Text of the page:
Residential Solar Energy Storage in Dallas Texas

Dallas Solar

The Dallas Solar Power Project is an exciting new solar and wind energy storage project proposed for Dallas County in the Dallas-Fort Worth Metroplex area, which would have a capacity of more than 80 megawatts of clean, renewable, American-produced solar power, paired with 80 kilowatts of storage batteries. There are currently no local electric companies offering solar power for this huge area of North Texas, as the sunlight is extremely bright year round in this part of the Dallas Metroplex, but they are looking for ways to make it more cost-effective to use solar power in this region of the Dallas metroplex, so they’re considering tapping alternative sources of energy such as wind power and solar power. This is one of the first times I’ve heard about this proposed project, but it just seems like an awesome idea. If this goes through, it could be a major breakthrough in the energy scene here in Dallas-Fort Worth, and coincidentally, if this is implemented we could very well see a major shift in how Texas produces electricity. Texas is leading the way in terms of the implementation of alternative energy resources today.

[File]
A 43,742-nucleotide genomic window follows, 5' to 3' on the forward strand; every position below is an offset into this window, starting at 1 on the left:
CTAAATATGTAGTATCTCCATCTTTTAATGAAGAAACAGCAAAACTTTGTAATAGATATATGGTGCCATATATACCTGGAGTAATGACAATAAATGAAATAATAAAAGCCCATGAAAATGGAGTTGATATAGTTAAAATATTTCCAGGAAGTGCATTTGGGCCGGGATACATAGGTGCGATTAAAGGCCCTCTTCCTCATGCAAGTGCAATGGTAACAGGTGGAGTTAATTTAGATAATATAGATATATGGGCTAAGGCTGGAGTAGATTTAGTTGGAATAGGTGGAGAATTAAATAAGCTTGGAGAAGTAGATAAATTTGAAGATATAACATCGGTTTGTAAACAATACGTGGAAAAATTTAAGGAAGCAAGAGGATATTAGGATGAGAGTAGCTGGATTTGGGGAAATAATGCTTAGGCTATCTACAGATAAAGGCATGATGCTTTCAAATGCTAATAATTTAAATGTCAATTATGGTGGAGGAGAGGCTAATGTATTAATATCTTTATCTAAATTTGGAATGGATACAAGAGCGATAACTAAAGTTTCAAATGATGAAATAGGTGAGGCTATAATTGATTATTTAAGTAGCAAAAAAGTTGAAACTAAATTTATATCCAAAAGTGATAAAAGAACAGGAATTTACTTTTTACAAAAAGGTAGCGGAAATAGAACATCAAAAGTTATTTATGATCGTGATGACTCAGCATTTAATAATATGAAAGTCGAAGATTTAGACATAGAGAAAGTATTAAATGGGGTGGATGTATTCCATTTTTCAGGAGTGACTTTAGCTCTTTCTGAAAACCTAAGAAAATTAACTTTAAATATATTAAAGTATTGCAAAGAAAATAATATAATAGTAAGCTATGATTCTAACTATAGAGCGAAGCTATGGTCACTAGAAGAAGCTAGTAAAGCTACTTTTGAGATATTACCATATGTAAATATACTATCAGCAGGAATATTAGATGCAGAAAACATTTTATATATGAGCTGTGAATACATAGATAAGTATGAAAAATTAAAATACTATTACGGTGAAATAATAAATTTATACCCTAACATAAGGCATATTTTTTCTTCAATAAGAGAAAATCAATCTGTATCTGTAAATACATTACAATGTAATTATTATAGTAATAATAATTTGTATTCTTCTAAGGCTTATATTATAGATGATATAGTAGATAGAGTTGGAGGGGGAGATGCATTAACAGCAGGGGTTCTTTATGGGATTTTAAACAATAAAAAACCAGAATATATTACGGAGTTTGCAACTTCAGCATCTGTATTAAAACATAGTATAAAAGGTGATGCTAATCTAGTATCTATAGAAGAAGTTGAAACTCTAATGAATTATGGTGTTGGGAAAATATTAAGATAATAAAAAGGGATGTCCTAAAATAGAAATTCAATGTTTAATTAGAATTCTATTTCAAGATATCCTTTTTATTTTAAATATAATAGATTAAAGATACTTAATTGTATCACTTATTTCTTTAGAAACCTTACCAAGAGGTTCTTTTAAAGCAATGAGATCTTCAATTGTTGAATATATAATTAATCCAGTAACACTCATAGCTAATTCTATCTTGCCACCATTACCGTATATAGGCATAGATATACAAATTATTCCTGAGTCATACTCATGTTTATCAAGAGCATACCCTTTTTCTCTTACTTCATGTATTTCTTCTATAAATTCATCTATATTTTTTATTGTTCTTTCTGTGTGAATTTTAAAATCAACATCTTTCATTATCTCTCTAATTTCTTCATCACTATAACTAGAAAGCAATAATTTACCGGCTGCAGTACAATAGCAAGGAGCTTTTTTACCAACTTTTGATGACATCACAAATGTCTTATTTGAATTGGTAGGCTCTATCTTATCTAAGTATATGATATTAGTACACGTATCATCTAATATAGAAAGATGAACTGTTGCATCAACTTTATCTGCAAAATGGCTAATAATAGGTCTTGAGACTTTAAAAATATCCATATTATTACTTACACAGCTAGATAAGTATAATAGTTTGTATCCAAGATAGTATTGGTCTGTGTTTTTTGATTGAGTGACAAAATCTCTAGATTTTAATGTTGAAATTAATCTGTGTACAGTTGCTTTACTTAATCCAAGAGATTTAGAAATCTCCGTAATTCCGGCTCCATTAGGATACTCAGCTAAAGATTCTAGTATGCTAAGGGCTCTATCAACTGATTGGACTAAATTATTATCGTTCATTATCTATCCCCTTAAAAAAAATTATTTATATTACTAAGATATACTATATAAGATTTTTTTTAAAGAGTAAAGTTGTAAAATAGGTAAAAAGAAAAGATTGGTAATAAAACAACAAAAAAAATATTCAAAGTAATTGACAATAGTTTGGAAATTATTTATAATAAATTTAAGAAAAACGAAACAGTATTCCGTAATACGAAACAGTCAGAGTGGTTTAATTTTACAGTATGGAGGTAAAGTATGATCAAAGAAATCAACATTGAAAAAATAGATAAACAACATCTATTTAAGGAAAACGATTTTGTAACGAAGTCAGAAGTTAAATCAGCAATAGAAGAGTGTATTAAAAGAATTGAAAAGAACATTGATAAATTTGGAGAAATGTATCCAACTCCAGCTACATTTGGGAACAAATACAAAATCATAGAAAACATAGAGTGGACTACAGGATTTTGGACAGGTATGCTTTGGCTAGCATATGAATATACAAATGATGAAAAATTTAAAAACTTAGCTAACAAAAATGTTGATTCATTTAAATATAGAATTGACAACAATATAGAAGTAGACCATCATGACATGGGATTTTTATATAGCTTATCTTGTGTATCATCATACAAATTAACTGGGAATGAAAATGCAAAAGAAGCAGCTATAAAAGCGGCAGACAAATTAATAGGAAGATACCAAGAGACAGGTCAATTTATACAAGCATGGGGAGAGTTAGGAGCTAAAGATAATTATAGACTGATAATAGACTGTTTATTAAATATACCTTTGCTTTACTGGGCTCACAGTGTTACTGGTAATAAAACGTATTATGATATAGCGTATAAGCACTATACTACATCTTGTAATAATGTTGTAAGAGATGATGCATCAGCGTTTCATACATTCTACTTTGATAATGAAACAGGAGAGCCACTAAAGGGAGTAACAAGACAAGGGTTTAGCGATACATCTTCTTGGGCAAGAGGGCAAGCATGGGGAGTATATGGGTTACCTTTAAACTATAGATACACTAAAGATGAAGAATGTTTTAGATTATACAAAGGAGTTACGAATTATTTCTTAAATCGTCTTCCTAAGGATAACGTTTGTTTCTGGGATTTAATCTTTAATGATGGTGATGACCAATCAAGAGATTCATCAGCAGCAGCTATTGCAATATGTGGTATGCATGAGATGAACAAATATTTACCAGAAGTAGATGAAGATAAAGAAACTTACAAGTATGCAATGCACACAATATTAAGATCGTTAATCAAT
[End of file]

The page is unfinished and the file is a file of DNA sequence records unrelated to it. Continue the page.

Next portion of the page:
The Dallas Solar Power Project proposes several different ways of implementing the energy storage system. The main site would consist of six solar cells arrayed horizontally on a roof-top mount, with another five stacked on the ground and perpendicular to the array. At ground level would be another set of solar panels approximately the same size and shape of the array, connected together by horizontal cell wires running down the laid-out array. This overall arrangement would be supported by a set of low-voltage electric motor components that run through conduit in the roof, connected to an on/off switch. It should be noted that the electric motors are not the main component of the Dallas solar project; rather, it is the photovoltaic cells that do the actual work of converting the solar energy into usable energy and storing that energy in non-volatile rechargeable batteries.


The system described above is a scaled-down version of what can be done on a larger scale. The two key elements are building more solar cells and hooking them together in large arrays. The actual number of arrays could be increased significantly and even the amount of cable used to connect the individual arrays together would increase. This would dramatically reduce the amount of energy needed from the local electric utility companies. So consider all this in 2021.

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